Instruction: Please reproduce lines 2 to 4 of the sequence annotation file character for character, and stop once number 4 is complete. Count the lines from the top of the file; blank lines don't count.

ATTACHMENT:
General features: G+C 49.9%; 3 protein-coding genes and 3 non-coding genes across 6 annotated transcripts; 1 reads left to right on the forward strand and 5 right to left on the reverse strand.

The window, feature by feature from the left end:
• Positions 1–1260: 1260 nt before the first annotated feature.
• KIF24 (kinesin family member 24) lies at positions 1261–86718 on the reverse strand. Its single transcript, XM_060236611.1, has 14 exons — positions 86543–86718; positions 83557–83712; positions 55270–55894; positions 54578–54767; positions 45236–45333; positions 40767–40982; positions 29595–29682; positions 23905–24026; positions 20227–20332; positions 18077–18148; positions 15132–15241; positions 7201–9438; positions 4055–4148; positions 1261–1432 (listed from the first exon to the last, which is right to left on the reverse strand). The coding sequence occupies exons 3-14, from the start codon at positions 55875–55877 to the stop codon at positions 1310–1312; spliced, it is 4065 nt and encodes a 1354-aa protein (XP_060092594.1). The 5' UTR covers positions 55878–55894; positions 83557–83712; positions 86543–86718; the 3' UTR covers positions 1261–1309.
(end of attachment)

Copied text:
The window, feature by feature from the left end:
• Positions 1–1260: 1260 nt before the first annotated feature.
• KIF24 (kinesin family member 24) lies at positions 1261–86718 on the reverse strand. Its single transcript, XM_060236611.1, has 14 exons — positions 86543–86718; positions 83557–83712; positions 55270–55894; positions 54578–54767; positions 45236–45333; positions 40767–40982; positions 29595–29682; positions 23905–24026; positions 20227–20332; positions 18077–18148; positions 15132–15241; positions 7201–9438; positions 4055–4148; positions 1261–1432 (listed from the first exon to the last, which is right to left on the reverse strand). The coding sequence occupies exons 3-14, from the start codon at positions 55875–55877 to the stop codon at positions 1310–1312; spliced, it is 4065 nt and encodes a 1354-aa protein (XP_060092594.1). The 5' UTR covers positions 55878–55894; positions 83557–83712; positions 86543–86718; the 3' UTR covers positions 1261–1309.